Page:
Chronic Considerations: Employment Implications of Marijuana Legalization – Lexology

Marijuana use is legal in seventeen states and the District of Columbia, and an additional nineteen states allow its use for medical reasons. In the last six months, New Jersey, New Mexico, New York, and Virginia have passed legislation allowing the recreational use of marijuana. Ten years ago, marijuana was not legal in any state. The brisk pace of marijuana legalization at the state level raises significant questions about the enforcement of workplace drug policies, especially where those policies are required by federal law. At the federal level, marijuana is still illegal, is still covered by the Drug-Free Workplace Act, and is still prohibited under Department of Transportation testing requirements.

Employer Considerations

In this rapidly evolving landscape, employers face complex issues when dealing with drug-free workplace and testing policies. Employers are advised to consider the following key issues:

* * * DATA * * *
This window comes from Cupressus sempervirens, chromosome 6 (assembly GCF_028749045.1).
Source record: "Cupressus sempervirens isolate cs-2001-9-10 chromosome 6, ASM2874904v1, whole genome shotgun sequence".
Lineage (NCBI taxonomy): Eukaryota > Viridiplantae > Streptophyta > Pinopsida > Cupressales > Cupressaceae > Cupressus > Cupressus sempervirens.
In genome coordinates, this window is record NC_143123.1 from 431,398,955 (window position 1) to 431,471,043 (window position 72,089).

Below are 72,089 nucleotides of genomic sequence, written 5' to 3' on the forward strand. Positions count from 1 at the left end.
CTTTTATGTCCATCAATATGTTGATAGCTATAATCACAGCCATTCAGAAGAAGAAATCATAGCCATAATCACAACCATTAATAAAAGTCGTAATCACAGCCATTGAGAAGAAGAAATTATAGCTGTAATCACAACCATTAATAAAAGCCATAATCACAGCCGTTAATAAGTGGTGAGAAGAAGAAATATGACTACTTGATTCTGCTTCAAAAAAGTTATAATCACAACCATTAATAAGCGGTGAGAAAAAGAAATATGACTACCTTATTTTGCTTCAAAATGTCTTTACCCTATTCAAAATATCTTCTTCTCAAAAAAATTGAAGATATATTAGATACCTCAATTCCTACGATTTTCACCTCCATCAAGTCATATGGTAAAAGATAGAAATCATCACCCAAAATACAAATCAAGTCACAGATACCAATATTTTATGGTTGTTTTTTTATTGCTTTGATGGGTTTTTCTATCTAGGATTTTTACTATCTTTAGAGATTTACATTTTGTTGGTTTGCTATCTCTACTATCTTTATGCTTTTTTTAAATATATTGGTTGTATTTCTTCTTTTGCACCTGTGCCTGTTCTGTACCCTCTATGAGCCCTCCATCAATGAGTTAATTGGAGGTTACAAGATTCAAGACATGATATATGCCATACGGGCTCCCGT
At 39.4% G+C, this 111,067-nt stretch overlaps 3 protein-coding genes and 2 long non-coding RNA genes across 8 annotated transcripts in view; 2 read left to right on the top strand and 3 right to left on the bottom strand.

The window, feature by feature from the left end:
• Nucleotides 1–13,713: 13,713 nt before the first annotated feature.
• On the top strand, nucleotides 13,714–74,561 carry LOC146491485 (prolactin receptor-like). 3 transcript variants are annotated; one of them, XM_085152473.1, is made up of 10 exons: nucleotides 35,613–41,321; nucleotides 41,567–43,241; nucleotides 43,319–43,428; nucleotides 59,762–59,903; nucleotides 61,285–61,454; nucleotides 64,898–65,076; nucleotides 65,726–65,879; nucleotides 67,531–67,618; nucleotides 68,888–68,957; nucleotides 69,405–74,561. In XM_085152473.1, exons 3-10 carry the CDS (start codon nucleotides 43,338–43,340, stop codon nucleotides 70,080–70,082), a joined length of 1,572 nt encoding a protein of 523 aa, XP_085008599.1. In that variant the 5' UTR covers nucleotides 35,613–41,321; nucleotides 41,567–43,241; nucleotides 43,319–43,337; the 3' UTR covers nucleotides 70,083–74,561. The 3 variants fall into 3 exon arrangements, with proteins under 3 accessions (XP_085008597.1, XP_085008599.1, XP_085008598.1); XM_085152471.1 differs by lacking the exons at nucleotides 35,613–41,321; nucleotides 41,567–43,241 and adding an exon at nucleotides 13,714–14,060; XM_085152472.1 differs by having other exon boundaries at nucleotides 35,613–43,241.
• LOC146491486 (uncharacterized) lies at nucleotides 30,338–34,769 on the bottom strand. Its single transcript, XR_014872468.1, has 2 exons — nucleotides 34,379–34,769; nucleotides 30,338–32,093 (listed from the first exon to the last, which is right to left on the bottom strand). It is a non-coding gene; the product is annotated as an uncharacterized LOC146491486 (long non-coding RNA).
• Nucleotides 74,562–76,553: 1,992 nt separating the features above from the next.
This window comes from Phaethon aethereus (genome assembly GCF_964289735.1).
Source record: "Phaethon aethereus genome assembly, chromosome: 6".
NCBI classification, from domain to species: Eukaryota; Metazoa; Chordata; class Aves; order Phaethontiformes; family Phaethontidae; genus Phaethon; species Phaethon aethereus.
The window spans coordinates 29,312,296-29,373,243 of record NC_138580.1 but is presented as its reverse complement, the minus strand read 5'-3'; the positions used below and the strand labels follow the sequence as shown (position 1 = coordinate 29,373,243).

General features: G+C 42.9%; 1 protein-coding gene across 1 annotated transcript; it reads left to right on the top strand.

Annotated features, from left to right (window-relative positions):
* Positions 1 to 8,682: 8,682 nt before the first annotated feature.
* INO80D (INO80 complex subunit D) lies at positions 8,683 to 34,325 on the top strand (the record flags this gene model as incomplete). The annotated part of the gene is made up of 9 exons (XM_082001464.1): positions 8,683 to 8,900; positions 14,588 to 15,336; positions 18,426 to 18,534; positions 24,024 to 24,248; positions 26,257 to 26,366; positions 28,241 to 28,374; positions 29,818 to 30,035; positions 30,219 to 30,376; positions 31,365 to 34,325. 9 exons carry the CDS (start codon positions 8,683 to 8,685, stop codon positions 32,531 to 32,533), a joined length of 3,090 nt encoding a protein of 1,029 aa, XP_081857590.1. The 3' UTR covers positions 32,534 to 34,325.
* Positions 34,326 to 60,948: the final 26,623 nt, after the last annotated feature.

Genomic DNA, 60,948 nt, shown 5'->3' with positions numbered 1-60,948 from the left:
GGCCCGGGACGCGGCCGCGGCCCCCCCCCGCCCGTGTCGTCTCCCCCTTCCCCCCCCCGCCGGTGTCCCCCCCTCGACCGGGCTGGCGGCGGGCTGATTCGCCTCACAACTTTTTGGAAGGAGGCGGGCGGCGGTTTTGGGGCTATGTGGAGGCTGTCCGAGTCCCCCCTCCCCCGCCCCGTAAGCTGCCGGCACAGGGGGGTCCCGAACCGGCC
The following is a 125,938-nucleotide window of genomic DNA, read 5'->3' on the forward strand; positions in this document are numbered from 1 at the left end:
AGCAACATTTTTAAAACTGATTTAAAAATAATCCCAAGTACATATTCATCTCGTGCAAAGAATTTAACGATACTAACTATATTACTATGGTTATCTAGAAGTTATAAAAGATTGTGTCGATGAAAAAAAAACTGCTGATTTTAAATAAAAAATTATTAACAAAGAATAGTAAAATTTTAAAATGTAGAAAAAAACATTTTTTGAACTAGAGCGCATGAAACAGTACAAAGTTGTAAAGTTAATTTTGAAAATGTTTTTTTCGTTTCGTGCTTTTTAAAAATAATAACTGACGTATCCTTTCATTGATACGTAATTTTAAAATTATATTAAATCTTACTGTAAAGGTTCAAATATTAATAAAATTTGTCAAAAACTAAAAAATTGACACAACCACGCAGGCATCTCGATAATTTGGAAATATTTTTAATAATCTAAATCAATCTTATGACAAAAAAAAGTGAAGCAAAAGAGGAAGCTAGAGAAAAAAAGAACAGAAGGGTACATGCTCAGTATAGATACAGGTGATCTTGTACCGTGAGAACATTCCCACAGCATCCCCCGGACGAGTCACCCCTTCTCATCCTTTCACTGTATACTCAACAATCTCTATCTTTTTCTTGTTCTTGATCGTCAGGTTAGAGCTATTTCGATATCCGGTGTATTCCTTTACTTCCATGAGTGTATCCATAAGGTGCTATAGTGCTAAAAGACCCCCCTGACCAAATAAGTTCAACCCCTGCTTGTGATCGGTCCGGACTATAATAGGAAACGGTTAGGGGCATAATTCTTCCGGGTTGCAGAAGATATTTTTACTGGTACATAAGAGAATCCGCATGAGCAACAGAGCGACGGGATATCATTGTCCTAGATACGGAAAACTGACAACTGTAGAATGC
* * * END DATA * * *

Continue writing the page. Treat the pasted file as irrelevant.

Interplay Between Federal and State Laws: Federal agencies governing employers in performing public safety and national security functions generally require drug-free workplace policies and federally mandated drug testing. Employers in safety-sensitive transportation industries, such as trucking, railroads, and aviation, must comply with vigorous drug-testing requirements by the Department of Transportation, including prohibitions on the use of marijuana. In addition, the Drug-Free Workplace Act of 1988 (DFWA) requires federal grantees and contractors to implement a drug-free workplace policy and establish a drug-free awareness program as a precondition for receiving a federal grant or a contract. Notably, DFWA does not require covered employers to test employees for drugs or terminate them for drug-related violations. When implementing workplace policies concerning the possession and use of marijuana, employers must consider how state marijuana laws interact with such policies and with other federal laws. Where employers are required to obey federal laws in their implementation of drug policies, they must comply with the federal mandates even if

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